Paul: When Luke left Phil was really shocked and didn’t see it coming. I kind of saw it coming, to be honest with you. I knew that he was about to have kids. Touring is awesome if you enjoy it, it sounds so simple to say it, do you know what I mean. If it’s not for you it’s almost torture really and it just wasn’t really for him. We’ve all toured in the past with different things and Luke had kind of decided at one point that he didn’t want to tour anymore, where I’ve never got to that point. Then the band kind of took off and he started touring again, but I knew that he didn’t really love touring. If that’s what you’ve decided then it’s really intense. So I wasn’t too shocked by it, to be honest.
NRR: In terms of your own personal tastes what’s the one album in your record collection that you couldn’t live without?
Paul: Maybe an album by Bonnie Raitt called Sweet Forgiveness, that’s the first one that jumps to mind.
NRR: I love Bonnie Raitt.
Paul: I mean that’s probably my first love is kind of that sort early 70’s West Coast/Laurel Canyon sound – Jackson Browne and Little Feet, Crosby Stills and Nash. That stuff is what I sort of fell in love with.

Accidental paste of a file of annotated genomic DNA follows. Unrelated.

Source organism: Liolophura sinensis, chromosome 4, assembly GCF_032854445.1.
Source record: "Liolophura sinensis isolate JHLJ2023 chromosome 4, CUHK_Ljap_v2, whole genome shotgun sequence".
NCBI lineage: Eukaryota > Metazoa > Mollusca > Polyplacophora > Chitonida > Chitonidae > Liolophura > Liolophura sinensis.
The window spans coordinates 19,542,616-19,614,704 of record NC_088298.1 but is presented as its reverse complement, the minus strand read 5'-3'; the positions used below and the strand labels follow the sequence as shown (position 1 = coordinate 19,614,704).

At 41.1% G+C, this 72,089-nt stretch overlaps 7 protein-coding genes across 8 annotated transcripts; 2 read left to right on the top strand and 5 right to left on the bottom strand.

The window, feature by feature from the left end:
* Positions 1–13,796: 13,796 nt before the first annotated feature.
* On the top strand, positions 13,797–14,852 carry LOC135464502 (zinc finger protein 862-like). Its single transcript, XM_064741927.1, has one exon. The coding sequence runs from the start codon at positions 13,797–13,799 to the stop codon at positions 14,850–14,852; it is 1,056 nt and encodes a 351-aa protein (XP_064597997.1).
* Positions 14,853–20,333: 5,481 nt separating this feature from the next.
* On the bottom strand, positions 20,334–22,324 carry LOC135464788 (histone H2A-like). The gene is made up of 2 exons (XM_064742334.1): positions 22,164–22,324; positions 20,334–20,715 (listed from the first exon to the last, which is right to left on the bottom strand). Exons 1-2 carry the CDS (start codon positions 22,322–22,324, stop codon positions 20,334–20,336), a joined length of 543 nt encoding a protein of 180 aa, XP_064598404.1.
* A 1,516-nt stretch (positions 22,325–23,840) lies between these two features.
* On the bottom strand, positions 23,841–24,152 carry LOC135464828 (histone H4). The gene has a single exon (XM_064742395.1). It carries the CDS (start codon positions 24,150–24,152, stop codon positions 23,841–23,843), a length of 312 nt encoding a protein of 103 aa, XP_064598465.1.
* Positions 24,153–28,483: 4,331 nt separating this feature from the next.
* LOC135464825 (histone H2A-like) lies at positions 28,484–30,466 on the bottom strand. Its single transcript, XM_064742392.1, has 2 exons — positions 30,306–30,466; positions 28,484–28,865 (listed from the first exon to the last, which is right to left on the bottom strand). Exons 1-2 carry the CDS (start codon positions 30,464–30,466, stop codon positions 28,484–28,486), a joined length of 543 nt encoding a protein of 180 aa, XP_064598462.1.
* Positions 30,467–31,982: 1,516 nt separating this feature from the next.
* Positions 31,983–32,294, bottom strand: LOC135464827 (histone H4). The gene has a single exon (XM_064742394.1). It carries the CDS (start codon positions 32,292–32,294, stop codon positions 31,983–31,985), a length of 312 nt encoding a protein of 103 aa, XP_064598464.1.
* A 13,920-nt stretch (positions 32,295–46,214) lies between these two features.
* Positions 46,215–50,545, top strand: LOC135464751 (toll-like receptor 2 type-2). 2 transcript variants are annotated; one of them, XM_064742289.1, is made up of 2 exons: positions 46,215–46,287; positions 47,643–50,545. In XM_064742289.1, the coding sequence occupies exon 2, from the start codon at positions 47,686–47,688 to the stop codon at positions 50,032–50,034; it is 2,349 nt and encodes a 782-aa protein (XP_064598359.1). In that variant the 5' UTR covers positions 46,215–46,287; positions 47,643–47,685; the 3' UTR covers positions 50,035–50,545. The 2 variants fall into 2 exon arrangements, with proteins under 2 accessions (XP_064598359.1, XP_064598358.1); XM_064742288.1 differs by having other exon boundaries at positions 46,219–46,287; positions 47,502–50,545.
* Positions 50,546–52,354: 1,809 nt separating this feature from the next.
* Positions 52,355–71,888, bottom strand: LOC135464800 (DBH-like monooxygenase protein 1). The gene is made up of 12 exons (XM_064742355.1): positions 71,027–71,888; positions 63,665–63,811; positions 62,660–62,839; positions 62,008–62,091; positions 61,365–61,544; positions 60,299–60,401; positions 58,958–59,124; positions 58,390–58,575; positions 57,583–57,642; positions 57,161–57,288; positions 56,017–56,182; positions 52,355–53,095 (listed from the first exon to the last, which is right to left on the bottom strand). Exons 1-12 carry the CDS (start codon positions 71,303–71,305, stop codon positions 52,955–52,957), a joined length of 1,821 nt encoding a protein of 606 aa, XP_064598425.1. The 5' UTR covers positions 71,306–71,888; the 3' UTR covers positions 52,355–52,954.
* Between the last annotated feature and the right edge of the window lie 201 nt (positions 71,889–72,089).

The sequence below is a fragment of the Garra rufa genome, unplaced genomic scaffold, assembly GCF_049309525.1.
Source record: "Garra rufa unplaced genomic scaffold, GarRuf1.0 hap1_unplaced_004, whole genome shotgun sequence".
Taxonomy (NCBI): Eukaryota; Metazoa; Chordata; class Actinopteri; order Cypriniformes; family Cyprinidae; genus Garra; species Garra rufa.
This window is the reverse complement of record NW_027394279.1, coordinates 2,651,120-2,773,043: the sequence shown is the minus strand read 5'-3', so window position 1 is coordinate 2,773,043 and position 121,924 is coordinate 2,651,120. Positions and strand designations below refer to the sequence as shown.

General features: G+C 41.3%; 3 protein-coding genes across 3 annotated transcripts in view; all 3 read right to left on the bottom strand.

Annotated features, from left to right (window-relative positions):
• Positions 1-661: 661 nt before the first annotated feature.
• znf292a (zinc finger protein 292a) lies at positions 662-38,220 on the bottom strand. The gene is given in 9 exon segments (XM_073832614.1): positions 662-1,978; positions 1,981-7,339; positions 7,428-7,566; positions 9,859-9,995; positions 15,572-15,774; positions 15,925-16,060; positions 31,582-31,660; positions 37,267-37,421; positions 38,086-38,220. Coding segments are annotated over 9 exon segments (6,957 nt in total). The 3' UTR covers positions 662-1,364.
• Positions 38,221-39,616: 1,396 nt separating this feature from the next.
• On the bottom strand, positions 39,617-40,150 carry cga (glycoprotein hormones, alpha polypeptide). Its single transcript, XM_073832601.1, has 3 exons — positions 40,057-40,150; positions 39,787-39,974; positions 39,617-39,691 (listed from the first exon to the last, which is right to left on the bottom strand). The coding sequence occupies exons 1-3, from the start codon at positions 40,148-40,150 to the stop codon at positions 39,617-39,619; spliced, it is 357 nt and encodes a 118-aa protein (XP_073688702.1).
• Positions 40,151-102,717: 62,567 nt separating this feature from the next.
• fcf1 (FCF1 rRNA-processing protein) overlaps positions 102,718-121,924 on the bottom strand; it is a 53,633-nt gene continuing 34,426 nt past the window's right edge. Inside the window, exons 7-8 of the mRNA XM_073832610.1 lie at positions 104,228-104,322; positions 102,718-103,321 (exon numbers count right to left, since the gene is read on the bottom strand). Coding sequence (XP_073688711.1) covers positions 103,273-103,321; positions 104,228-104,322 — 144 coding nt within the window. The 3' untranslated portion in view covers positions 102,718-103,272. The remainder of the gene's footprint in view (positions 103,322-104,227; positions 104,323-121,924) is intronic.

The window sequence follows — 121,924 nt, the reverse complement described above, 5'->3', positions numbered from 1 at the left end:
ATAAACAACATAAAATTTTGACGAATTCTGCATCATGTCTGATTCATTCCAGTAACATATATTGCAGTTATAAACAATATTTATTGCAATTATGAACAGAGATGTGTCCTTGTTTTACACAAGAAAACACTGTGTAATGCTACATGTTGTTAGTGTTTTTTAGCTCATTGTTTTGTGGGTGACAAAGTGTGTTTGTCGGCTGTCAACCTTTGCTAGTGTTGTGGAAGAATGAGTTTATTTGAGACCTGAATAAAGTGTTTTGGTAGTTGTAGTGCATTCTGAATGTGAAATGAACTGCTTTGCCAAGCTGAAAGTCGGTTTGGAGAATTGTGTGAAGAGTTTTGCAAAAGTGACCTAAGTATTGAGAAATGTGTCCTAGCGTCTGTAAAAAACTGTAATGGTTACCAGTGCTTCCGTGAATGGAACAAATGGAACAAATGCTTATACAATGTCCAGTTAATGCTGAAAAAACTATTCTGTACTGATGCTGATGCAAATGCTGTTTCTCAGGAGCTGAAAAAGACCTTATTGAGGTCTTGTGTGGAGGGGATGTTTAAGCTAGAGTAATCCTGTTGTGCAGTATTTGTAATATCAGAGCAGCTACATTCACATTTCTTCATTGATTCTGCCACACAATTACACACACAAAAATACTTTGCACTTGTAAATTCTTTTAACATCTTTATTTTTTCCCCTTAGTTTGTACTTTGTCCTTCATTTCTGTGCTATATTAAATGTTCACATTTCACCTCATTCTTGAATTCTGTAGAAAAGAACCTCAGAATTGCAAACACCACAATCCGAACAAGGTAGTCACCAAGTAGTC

NRR: It’s the start of the new year, how much of this year have you got mapped out. What’re the plans for the band?
Paul: At the moment we’ve been really focussed on getting the album out and this tour and we move out into Europe next month (March). We’ve got a few festivals. We are doing Download and possibly something else in the UK that we can’t say anything about. We’ve got some support slots with a band that I can’t say anything about yet I don’t think. But beyond the summer we aren’t really sure yet, I think the plan was to get this on the road and then we’ve got a week off coming up and then we will work out what we are doing.

A Deeper Cut by The Temperance Movement is out now via Earache Records.

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About The Author

Adam Kennedy is an experienced music photographer based in northeast England. He has been shooting concerts for several years, predominantly with the band Vintage Trouble. In 2013, he was one of their tour photographers, covering the UK and Ireland tour including the headline shows and as opening act for The Who. As an accomplished concert photographer, Adam's work has been featured in print such as, Classic Rock Blues Magazine, Guitarist Magazine, Blues in Britain magazine, broadcast on the MDA Telethon on ABC Television in the US, used in billboard advertising for Renaissance Hotels in the US, and featured online via music blogs such as Uber Rock and Guitar Planet. He is also the official photographer at Newcastle Rock and Blues Club.